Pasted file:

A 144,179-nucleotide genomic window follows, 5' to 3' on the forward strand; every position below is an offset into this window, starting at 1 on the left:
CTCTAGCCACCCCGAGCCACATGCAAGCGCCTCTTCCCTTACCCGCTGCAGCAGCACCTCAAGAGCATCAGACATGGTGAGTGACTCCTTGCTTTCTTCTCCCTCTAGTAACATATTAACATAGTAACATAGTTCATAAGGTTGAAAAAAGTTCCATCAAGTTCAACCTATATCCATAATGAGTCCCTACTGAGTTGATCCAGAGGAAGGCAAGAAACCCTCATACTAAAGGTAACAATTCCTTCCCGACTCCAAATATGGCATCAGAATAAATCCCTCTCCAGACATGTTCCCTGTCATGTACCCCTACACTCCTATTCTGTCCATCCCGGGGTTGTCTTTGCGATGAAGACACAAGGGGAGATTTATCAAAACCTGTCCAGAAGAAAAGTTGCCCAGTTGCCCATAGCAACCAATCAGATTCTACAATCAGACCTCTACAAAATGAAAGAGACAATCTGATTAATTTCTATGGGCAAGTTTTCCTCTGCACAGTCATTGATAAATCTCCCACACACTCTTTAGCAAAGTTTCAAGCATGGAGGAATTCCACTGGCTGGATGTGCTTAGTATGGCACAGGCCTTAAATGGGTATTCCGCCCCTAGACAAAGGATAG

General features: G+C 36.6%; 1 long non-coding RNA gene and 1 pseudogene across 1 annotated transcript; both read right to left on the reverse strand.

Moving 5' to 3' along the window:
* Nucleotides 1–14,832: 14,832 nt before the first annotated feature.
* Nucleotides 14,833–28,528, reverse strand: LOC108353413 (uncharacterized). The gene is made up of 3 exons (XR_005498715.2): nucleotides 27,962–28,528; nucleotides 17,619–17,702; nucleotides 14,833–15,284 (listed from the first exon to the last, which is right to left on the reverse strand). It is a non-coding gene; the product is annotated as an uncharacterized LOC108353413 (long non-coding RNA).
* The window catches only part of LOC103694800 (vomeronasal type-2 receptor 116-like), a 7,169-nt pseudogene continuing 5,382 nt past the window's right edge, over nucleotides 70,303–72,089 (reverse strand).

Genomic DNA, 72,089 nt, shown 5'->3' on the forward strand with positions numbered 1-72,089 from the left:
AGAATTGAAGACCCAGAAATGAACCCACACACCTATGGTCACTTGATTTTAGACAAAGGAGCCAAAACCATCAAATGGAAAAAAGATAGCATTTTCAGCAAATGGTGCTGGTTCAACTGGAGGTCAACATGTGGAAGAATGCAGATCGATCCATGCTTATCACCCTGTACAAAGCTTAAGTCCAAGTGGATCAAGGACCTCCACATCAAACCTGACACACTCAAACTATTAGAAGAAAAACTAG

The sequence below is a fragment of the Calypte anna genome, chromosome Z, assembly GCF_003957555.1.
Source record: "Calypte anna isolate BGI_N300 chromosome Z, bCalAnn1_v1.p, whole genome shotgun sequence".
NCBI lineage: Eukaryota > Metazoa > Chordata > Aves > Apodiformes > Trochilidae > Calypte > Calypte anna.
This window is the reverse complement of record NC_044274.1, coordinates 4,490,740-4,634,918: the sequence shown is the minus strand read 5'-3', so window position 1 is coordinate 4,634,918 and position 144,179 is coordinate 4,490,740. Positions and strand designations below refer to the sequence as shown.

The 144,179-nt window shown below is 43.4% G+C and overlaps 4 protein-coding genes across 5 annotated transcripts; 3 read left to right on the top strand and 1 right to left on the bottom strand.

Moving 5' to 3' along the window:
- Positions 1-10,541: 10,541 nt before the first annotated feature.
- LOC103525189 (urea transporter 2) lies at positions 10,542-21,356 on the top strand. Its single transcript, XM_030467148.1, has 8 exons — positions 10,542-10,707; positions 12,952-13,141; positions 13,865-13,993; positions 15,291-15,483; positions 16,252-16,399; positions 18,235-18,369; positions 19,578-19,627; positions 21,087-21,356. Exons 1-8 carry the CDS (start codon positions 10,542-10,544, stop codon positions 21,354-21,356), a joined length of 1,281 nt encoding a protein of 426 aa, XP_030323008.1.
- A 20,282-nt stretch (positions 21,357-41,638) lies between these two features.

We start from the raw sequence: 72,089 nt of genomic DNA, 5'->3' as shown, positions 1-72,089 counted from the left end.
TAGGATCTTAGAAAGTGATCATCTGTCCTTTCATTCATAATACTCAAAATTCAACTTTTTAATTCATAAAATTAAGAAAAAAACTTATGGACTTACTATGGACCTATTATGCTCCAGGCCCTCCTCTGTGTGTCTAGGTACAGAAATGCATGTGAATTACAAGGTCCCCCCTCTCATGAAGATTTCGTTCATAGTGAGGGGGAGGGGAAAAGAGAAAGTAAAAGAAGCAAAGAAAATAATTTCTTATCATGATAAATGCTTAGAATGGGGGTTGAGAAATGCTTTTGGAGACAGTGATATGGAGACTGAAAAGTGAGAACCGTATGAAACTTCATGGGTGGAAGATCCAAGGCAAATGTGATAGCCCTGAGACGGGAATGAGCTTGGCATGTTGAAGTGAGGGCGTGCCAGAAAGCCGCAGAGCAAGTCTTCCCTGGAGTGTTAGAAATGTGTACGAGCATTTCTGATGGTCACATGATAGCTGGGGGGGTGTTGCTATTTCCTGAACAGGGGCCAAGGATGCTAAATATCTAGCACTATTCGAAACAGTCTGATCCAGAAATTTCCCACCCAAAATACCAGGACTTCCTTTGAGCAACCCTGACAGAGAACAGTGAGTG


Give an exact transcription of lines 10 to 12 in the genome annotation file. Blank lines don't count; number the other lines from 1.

The sequence below is a fragment of the Calypte anna genome, chromosome Z, assembly GCF_003957555.1.
Source record: "Calypte anna isolate BGI_N300 chromosome Z, bCalAnn1_v1.p, whole genome shotgun sequence".
NCBI lineage: Eukaryota > Metazoa > Chordata > Aves > Apodiformes > Trochilidae > Calypte > Calypte anna.